It is now more than three years since that tragic Christmas when, after an eminently successful exhibition of drawings at the Brooke/Gifford Gallery, Carl Sydow quite unexpectedly died. With him went a respected colleague and friend for many, and an important sculptor. Although Carl's own sculpture had perhaps only reached the genesis of full maturity, he is most important pioneer of the new generation of New Zealand sculptors. The ideas intended for his sculpture found their most perfect realisation in the various series of drawings completed in the last four or five years of his life. By good fortune a substantial number of these have been preserved and a representative selection of 44 works has been made for inclusion in the exhibition.
Unfortunately it is a somewhat different story regarding the sculpture. Many works have been destroyed and yet others were recycled as materials for later pieces. Consequently only some dozen works of various sizes and from various stages in the artist's development have been selected, restored (even in one case reconstructed) for inclusion. A catalogue, poster and reproduction will be provided for this important exhibition; students of Carl's old teaching institution, the Technical Institute, are designing informative panels and it is hoped to project a series of colour slides illustrating past pieces and installations which sadly are no longer preserved.
The catalogue will provide a very complete documentation of Carl's life and work and will include additional essays by Barry Cleavin, a colleague at the Technical Institute and close friend, and Tom Taylor, his tutor and later friend and colleague. Furthermore Tom Taylor, himself a major catalyst in New Zealand contemporary sculpture, has kindly consented to open the exhibition (invitation enclosed).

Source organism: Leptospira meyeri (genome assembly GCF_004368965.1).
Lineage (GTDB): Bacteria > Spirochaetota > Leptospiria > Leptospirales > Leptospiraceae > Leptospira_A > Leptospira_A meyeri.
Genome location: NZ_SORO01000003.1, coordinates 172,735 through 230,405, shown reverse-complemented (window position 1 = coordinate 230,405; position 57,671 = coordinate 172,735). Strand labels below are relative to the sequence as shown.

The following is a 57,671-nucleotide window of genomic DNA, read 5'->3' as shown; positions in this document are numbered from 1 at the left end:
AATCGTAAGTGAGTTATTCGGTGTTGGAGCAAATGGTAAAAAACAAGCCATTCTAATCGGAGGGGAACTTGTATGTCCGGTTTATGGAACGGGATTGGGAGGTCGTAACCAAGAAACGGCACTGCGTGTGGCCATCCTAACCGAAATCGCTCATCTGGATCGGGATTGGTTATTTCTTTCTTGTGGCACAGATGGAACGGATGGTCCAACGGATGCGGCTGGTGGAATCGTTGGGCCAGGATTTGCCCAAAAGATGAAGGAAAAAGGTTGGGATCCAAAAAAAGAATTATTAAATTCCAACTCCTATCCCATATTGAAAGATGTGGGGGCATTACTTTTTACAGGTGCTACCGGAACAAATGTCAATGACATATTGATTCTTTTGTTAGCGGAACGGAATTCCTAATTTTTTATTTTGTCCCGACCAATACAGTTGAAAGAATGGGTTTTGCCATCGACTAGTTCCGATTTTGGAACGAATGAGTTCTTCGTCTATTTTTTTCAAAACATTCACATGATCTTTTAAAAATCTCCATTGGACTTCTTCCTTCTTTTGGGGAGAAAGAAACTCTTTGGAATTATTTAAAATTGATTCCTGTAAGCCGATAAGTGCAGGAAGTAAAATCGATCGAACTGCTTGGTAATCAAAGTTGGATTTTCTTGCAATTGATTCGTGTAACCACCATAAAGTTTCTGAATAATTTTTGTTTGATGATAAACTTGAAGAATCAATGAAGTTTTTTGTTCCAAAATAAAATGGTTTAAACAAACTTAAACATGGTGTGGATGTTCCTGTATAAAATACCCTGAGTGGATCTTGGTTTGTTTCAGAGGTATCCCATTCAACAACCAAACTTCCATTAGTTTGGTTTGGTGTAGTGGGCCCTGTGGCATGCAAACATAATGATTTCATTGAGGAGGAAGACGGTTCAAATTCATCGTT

Carl Sydow was born May 9, 1940, at Takapau, received his post-primary education in Palmerston North and arrived in Christchurch to study Fine Arts in 1959. In 1962 he completed a post-primary teachers' college course and followed that the year after with an Honours year course at Elam School of Fine Arts, Auckland. His first public exhibition 'Painters and Sculptors of Promise' was with the Auckland Society of Arts in 1963.
Thereafter he received an award from the Queen Elizabeth II Arts Council of New Zealand and travelled in 1964 to Britain, remaining there for two years.
For two years after his return, the only indication we can detect of the direction his work was subsequently to take is confined to his drawings. But after 1967 he steadily and progressively developed a 'constructed' sculpture, utilising the most mundane industrial materials – steel, perspex, pipe, hose, plastic, perforated zinc and springs – exploiting them to the full in the pursuit of a chastened beauty. With them he created a vocabulary of undulating forms in space, of effects of transparency and density, of the moiré patterns resulting from overlays of mesh, of gentle kinetic rhythms – physical and optical.
The exhibition reviews the state of his sculpture and drawing at the time of his death.
('Carl Sydow (1940-1975) Memorial Exhibition', Bulletin, No.2, March/April 1979, p.4)
- Location: Robert McDougall Art Gallery - main gallery
- Exhibition number: 212
Sydow: Tomorrow Never Knows
1960s London set the scene for Carl Sydow’s playful, op-inspired sculptures.